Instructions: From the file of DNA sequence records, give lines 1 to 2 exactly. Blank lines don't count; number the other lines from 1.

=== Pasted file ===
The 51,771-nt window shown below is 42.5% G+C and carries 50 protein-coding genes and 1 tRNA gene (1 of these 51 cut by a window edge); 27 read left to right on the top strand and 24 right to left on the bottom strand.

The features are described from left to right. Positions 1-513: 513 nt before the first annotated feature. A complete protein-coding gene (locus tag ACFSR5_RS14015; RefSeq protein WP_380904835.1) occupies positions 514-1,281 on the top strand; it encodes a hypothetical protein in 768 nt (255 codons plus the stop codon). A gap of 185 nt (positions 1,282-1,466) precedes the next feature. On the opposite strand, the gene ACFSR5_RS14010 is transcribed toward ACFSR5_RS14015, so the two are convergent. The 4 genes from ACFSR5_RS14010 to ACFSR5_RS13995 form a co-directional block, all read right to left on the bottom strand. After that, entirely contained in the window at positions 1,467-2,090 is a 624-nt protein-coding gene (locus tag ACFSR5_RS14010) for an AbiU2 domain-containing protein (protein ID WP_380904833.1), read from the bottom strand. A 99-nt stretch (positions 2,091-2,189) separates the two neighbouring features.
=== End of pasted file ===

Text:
The 51,771-nt window shown below is 42.5% G+C and carries 50 protein-coding genes and 1 tRNA gene (1 of these 51 cut by a window edge); 27 read left to right on the top strand and 24 right to left on the bottom strand.

The features are described from left to right. Positions 1-513: 513 nt before the first annotated feature. A complete protein-coding gene (locus tag ACFSR5_RS14015; RefSeq protein WP_380904835.1) occupies positions 514-1,281 on the top strand; it encodes a hypothetical protein in 768 nt (255 codons plus the stop codon). A gap of 185 nt (positions 1,282-1,466) precedes the next feature. On the opposite strand, the gene ACFSR5_RS14010 is transcribed toward ACFSR5_RS14015, so the two are convergent. The 4 genes from ACFSR5_RS14010 to ACFSR5_RS13995 form a co-directional block, all read right to left on the bottom strand. After that, entirely contained in the window at positions 1,467-2,090 is a 624-nt protein-coding gene (locus tag ACFSR5_RS14010) for an AbiU2 domain-containing protein (protein ID WP_380904833.1), read from the bottom strand. A 99-nt stretch (positions 2,091-2,189) separates the two neighbouring features.